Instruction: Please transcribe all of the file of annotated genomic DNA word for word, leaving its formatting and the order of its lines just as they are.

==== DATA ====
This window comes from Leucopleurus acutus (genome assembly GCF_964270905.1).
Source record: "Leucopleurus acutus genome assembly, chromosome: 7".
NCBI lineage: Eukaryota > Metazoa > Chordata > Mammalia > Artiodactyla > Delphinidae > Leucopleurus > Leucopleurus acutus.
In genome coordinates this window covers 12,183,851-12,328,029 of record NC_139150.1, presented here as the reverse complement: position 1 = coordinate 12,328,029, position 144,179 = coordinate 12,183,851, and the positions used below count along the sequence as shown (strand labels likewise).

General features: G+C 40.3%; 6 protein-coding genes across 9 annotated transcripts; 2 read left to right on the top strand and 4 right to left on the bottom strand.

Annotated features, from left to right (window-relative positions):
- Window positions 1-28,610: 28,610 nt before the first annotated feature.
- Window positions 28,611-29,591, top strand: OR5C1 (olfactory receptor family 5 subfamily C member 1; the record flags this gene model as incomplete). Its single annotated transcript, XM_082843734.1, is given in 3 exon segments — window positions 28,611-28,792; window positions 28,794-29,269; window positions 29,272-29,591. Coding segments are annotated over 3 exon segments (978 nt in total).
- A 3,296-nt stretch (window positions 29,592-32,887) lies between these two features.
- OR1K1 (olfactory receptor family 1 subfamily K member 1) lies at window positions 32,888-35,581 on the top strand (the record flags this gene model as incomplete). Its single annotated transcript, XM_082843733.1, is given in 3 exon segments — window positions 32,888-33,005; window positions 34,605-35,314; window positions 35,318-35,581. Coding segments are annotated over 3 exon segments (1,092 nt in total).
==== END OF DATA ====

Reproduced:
This window comes from Leucopleurus acutus (genome assembly GCF_964270905.1).
Source record: "Leucopleurus acutus genome assembly, chromosome: 7".
NCBI lineage: Eukaryota > Metazoa > Chordata > Mammalia > Artiodactyla > Delphinidae > Leucopleurus > Leucopleurus acutus.
In genome coordinates this window covers 12,183,851-12,328,029 of record NC_139150.1, presented here as the reverse complement: position 1 = coordinate 12,328,029, position 144,179 = coordinate 12,183,851, and the positions used below count along the sequence as shown (strand labels likewise).

General features: G+C 40.3%; 6 protein-coding genes across 9 annotated transcripts; 2 read left to right on the top strand and 4 right to left on the bottom strand.

Annotated features, from left to right (window-relative positions):
- Window positions 1-28,610: 28,610 nt before the first annotated feature.
- Window positions 28,611-29,591, top strand: OR5C1 (olfactory receptor family 5 subfamily C member 1; the record flags this gene model as incomplete). Its single annotated transcript, XM_082843734.1, is given in 3 exon segments — window positions 28,611-28,792; window positions 28,794-29,269; window positions 29,272-29,591. Coding segments are annotated over 3 exon segments (978 nt in total).
- A 3,296-nt stretch (window positions 29,592-32,887) lies between these two features.
- OR1K1 (olfactory receptor family 1 subfamily K member 1) lies at window positions 32,888-35,581 on the top strand (the record flags this gene model as incomplete). Its single annotated transcript, XM_082843733.1, is given in 3 exon segments — window positions 32,888-33,005; window positions 34,605-35,314; window positions 35,318-35,581. Coding segments are annotated over 3 exon segments (1,092 nt in total).